When Sweetbay's parent company announced last week it planned to close 33 stores in Florida, including the one in the Midtown community of St.Petersburg, it caught many by surprise. "I didn't expect that to happen, I figured it was a good neighborhood store and everybody would use it," said Robert Graves, a regular customer.
Apparently it also caught the Mayor of St.Petersburg, Bill Foster, off guard." I've been on the phone trying to contact the Sweetbay to see if we could get a reprieve, some reconsideration, even if temporary," said Foster.
Today Mayor Foster and several other elected officials and community leaders met in the Sweetbay store parking lot to pledge their support to fight the closing. The city invested $1.35 million dollars in the shopping center 10 years ago. The supermarket is considered the anchor of a major revitalization effort in the historic minority and low-income Midtown area.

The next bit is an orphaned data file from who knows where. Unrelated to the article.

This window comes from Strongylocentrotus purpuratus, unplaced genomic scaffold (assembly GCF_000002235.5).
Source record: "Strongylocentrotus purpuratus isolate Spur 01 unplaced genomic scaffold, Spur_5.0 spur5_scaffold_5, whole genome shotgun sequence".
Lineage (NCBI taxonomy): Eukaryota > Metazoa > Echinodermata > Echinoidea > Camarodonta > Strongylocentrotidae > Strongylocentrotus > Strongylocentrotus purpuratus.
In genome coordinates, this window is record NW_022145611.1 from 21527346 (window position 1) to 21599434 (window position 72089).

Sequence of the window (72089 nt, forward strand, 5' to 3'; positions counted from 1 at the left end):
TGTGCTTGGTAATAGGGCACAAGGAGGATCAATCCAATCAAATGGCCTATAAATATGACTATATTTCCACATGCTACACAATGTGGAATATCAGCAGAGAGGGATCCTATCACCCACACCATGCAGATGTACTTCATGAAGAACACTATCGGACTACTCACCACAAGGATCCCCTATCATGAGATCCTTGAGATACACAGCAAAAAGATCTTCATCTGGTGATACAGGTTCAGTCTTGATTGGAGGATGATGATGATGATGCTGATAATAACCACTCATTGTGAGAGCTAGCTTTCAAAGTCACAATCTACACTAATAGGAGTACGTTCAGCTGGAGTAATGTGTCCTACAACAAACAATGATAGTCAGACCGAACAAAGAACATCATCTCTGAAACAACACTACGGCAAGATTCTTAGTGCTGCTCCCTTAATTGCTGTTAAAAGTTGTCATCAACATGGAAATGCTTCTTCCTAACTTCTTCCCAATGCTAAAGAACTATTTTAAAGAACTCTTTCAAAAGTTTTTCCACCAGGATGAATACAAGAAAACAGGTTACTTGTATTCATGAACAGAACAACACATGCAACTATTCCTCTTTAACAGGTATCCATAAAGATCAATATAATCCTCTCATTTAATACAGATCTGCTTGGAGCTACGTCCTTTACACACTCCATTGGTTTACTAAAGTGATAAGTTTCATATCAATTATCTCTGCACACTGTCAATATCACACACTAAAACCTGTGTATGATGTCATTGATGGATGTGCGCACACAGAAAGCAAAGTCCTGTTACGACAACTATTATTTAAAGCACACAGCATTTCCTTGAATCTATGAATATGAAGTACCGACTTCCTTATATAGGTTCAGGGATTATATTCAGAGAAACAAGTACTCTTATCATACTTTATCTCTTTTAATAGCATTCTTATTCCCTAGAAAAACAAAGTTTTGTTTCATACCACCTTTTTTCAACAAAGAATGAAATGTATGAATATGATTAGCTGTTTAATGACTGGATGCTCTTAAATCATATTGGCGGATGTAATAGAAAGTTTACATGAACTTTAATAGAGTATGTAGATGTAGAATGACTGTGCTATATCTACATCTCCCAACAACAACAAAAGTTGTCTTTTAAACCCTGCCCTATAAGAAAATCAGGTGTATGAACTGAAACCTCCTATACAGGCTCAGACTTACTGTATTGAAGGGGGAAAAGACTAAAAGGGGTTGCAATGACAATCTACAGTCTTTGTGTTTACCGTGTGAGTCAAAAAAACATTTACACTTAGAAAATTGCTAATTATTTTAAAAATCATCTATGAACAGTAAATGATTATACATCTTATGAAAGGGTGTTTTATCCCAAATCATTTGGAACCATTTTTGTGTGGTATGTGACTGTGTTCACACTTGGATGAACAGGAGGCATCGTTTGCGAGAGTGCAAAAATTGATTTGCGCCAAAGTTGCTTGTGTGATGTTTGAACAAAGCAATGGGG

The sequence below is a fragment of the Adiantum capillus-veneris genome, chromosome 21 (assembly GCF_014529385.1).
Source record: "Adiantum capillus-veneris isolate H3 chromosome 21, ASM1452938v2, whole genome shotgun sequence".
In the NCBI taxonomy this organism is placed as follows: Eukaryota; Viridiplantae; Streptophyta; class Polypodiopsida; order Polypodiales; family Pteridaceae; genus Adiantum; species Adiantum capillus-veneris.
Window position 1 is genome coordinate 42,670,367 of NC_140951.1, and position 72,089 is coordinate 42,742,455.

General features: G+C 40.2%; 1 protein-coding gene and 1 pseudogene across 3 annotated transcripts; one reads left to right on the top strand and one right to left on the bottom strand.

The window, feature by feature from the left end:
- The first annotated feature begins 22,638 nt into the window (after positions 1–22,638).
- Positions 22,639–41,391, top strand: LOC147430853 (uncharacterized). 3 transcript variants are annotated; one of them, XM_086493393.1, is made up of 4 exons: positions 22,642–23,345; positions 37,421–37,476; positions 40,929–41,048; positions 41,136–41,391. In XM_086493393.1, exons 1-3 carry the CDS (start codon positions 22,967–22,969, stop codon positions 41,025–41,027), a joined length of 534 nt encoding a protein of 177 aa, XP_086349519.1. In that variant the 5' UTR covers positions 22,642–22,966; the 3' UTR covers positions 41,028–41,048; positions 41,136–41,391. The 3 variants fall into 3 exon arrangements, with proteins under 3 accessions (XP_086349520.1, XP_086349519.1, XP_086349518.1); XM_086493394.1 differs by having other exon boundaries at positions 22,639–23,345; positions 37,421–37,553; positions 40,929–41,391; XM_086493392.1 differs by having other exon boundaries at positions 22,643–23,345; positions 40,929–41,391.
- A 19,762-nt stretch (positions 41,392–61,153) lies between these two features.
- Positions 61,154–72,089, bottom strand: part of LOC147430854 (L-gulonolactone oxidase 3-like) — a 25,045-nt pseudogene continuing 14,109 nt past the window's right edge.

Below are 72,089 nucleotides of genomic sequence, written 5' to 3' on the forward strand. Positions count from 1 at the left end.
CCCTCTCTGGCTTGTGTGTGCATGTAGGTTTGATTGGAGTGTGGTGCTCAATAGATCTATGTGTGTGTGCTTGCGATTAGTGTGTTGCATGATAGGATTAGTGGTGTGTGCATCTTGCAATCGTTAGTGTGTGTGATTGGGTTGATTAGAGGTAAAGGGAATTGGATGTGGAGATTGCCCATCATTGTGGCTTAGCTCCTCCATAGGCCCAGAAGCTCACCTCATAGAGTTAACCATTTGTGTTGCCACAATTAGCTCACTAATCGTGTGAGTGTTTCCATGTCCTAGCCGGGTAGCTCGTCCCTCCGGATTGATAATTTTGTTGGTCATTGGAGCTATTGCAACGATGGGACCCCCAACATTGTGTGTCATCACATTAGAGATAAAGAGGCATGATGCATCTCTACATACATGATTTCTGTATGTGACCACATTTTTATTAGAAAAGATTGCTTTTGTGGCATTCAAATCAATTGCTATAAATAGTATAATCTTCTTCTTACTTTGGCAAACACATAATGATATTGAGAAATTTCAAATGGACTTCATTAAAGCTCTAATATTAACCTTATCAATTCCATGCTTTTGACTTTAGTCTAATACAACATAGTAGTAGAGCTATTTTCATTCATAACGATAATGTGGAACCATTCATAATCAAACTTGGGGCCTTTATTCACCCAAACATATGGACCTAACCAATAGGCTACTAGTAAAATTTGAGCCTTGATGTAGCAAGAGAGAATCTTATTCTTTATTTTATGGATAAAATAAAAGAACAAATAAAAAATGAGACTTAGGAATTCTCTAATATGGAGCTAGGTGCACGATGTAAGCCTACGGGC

"This building this is more than just a building, it's the story of the beginning of growth in a community. We cannot let this building go dark," said Darryl Rouson, Florida House of Representatives (D), District 55.
Sweetbay store and pharmacy fills a big gap in the neighborhood, where the people have few shopping options, and transportation needs. " I ride my bicycle here and every 2 or 3 days I pick up what I need and go back home with it so it's good," said Robert Graves. Once the store closes he says he'll be forced to ride a bus, or catch a ride to the closest store.
Mayor Foster said if Sweetbay's parent company won't reconsider, he will work to bring another big-name grocery store to the location.
73 people who work at the Midtown Sweetbay will lose their jobs when the store closes next month.
200 South Parker Street, Tampa, FL 33606
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